Consequently, and as all land use lawyers will attest, even if the trial court or reviewing court would have reached a different result than that zoning board, deference is to be afforded to the zoning board.  Finding that the “ZBA’s determination that the cottage did not constitute a rooming or boarding house under the 1942 zoning ordinance was not arbitrary or capricious”, the Appellate Division reversed the trial court and reinstated the zoning board’s decision.

childrightslogoenSometimes called a “case of the race,” the common law doctrine of vested rights is “one of the most troublesome areas of land use regulation.”  Exeter Building Corp v Town of Newburgh, 114 AD3d 774 [2d Dept 2014].

In New York, the “vested rights” doctrine is equitable in nature and implicated when a property owner or developer seeks to continue the use of property in a way that was permissible before an  enactment or amendment of zoning regulations no longer permits it.   Town of Orangetown v. Magee, 88 NY2d 41 [1996].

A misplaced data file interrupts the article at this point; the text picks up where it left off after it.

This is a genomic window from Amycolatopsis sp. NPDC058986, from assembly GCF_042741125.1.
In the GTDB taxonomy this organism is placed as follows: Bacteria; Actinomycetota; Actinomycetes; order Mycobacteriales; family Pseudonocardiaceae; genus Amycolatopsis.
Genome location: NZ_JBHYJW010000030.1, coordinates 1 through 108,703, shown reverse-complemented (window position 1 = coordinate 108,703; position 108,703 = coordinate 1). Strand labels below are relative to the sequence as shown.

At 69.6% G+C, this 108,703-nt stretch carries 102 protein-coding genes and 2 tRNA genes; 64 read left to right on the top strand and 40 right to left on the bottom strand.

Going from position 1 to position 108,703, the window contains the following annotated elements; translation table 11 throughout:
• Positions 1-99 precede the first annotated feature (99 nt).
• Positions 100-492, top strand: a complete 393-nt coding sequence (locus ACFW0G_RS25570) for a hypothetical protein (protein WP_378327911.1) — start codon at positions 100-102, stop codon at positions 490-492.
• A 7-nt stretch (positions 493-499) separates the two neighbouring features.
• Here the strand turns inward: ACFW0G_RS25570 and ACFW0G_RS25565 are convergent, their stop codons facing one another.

Generally, an owner of real property can acquire common-law vested rights to develop property in accordance with the prior zoning regulations when (1) in reliance on a legally issued permit, the landowner (2) effects substantial changes and incurs substantial expenses to further the development and (3) the landowner’s actions relying on the valid permit(s) are so substantial that the municipal action results in serious loss rendering the improvements essentially valueless.  Id.  As a result, the “race” becomes whether the developer gets the project completed or at least substantially completed to satisfy the Magee test before the municipality get its zoning code in place.